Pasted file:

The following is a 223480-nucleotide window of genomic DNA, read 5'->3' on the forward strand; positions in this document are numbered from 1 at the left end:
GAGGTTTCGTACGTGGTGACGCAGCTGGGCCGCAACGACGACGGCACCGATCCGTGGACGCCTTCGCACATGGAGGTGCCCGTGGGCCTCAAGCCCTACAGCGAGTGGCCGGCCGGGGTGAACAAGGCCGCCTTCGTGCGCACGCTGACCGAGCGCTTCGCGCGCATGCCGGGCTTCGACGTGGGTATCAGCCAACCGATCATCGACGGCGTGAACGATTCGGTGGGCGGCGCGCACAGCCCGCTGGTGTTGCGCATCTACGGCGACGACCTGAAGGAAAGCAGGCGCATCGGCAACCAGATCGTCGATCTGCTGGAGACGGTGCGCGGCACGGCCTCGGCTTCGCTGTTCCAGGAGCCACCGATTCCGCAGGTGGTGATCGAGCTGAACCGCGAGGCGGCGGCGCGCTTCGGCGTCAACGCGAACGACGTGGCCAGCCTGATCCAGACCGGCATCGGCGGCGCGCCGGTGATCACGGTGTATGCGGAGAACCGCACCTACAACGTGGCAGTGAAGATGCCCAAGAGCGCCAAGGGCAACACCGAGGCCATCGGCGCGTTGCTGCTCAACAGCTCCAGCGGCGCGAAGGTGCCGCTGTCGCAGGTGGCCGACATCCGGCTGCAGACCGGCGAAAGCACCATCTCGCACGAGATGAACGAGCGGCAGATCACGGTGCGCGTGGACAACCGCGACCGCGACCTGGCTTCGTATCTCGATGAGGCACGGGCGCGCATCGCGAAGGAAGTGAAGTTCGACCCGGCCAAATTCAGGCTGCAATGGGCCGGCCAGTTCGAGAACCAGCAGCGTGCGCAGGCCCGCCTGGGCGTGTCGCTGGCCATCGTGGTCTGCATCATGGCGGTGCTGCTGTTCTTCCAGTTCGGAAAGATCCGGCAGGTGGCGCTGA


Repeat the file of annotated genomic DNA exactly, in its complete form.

The following is a 223480-nucleotide window of genomic DNA, read 5'->3' on the forward strand; positions in this document are numbered from 1 at the left end:
GAGGTTTCGTACGTGGTGACGCAGCTGGGCCGCAACGACGACGGCACCGATCCGTGGACGCCTTCGCACATGGAGGTGCCCGTGGGCCTCAAGCCCTACAGCGAGTGGCCGGCCGGGGTGAACAAGGCCGCCTTCGTGCGCACGCTGACCGAGCGCTTCGCGCGCATGCCGGGCTTCGACGTGGGTATCAGCCAACCGATCATCGACGGCGTGAACGATTCGGTGGGCGGCGCGCACAGCCCGCTGGTGTTGCGCATCTACGGCGACGACCTGAAGGAAAGCAGGCGCATCGGCAACCAGATCGTCGATCTGCTGGAGACGGTGCGCGGCACGGCCTCGGCTTCGCTGTTCCAGGAGCCACCGATTCCGCAGGTGGTGATCGAGCTGAACCGCGAGGCGGCGGCGCGCTTCGGCGTCAACGCGAACGACGTGGCCAGCCTGATCCAGACCGGCATCGGCGGCGCGCCGGTGATCACGGTGTATGCGGAGAACCGCACCTACAACGTGGCAGTGAAGATGCCCAAGAGCGCCAAGGGCAACACCGAGGCCATCGGCGCGTTGCTGCTCAACAGCTCCAGCGGCGCGAAGGTGCCGCTGTCGCAGGTGGCCGACATCCGGCTGCAGACCGGCGAAAGCACCATCTCGCACGAGATGAACGAGCGGCAGATCACGGTGCGCGTGGACAACCGCGACCGCGACCTGGCTTCGTATCTCGATGAGGCACGGGCGCGCATCGCGAAGGAAGTGAAGTTCGACCCGGCCAAATTCAGGCTGCAATGGGCCGGCCAGTTCGAGAACCAGCAGCGTGCGCAGGCCCGCCTGGGCGTGTCGCTGGCCATCGTGGTCTGCATCATGGCGGTGCTGCTGTTCTTCCAGTTCGGAAAGATCCGGCAGGTGGCGCTGA